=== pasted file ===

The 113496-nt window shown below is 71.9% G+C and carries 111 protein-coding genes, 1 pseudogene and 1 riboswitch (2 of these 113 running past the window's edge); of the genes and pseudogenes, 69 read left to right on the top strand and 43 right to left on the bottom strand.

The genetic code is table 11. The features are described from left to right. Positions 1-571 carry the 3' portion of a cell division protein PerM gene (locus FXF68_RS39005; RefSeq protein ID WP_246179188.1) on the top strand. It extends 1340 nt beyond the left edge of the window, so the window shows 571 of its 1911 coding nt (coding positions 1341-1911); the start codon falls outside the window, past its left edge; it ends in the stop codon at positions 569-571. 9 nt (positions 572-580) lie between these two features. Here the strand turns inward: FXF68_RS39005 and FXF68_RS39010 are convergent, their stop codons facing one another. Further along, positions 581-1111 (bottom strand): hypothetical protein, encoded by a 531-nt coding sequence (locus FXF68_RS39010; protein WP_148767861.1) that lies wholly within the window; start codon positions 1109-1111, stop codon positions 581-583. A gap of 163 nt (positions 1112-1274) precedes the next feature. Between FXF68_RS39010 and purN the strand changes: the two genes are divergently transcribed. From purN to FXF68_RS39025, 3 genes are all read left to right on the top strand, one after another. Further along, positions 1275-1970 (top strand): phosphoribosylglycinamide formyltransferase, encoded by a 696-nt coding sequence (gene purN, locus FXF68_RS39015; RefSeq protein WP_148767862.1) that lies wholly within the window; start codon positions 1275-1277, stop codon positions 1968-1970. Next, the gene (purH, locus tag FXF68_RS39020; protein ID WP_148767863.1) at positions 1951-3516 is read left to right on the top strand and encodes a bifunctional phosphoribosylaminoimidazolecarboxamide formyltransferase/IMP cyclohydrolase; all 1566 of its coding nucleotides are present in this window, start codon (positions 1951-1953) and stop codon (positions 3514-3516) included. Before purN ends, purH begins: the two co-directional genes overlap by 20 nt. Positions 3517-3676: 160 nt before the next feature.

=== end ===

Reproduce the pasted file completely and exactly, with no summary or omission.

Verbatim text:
The 113496-nt window shown below is 71.9% G+C and carries 111 protein-coding genes, 1 pseudogene and 1 riboswitch (2 of these 113 running past the window's edge); of the genes and pseudogenes, 69 read left to right on the top strand and 43 right to left on the bottom strand.

The genetic code is table 11. The features are described from left to right. Positions 1-571 carry the 3' portion of a cell division protein PerM gene (locus FXF68_RS39005; RefSeq protein ID WP_246179188.1) on the top strand. It extends 1340 nt beyond the left edge of the window, so the window shows 571 of its 1911 coding nt (coding positions 1341-1911); the start codon falls outside the window, past its left edge; it ends in the stop codon at positions 569-571. 9 nt (positions 572-580) lie between these two features. Here the strand turns inward: FXF68_RS39005 and FXF68_RS39010 are convergent, their stop codons facing one another. Further along, positions 581-1111 (bottom strand): hypothetical protein, encoded by a 531-nt coding sequence (locus FXF68_RS39010; protein WP_148767861.1) that lies wholly within the window; start codon positions 1109-1111, stop codon positions 581-583. A gap of 163 nt (positions 1112-1274) precedes the next feature. Between FXF68_RS39010 and purN the strand changes: the two genes are divergently transcribed. From purN to FXF68_RS39025, 3 genes are all read left to right on the top strand, one after another. Further along, positions 1275-1970 (top strand): phosphoribosylglycinamide formyltransferase, encoded by a 696-nt coding sequence (gene purN, locus FXF68_RS39015; RefSeq protein WP_148767862.1) that lies wholly within the window; start codon positions 1275-1277, stop codon positions 1968-1970. Next, the gene (purH, locus tag FXF68_RS39020; protein ID WP_148767863.1) at positions 1951-3516 is read left to right on the top strand and encodes a bifunctional phosphoribosylaminoimidazolecarboxamide formyltransferase/IMP cyclohydrolase; all 1566 of its coding nucleotides are present in this window, start codon (positions 1951-1953) and stop codon (positions 3514-3516) included. Before purN ends, purH begins: the two co-directional genes overlap by 20 nt. Positions 3517-3676: 160 nt before the next feature.